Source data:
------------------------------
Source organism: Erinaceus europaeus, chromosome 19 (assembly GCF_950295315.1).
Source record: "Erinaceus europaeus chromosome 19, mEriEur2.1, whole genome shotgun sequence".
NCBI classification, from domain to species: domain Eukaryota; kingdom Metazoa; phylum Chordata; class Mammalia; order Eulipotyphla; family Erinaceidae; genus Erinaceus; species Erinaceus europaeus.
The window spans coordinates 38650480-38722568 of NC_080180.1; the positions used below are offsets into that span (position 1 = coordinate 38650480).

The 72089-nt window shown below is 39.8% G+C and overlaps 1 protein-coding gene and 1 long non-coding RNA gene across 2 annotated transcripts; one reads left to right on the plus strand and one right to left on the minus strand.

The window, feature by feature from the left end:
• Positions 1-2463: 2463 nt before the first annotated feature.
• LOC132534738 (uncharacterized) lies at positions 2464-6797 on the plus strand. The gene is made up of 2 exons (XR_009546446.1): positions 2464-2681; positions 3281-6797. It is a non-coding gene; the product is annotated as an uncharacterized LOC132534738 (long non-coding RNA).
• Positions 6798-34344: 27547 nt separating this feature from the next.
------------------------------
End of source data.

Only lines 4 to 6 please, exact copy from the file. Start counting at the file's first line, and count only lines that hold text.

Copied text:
The window spans coordinates 38650480-38722568 of NC_080180.1; the positions used below are offsets into that span (position 1 = coordinate 38650480).

The 72089-nt window shown below is 39.8% G+C and overlaps 1 protein-coding gene and 1 long non-coding RNA gene across 2 annotated transcripts; one reads left to right on the plus strand and one right to left on the minus strand.

The window, feature by feature from the left end: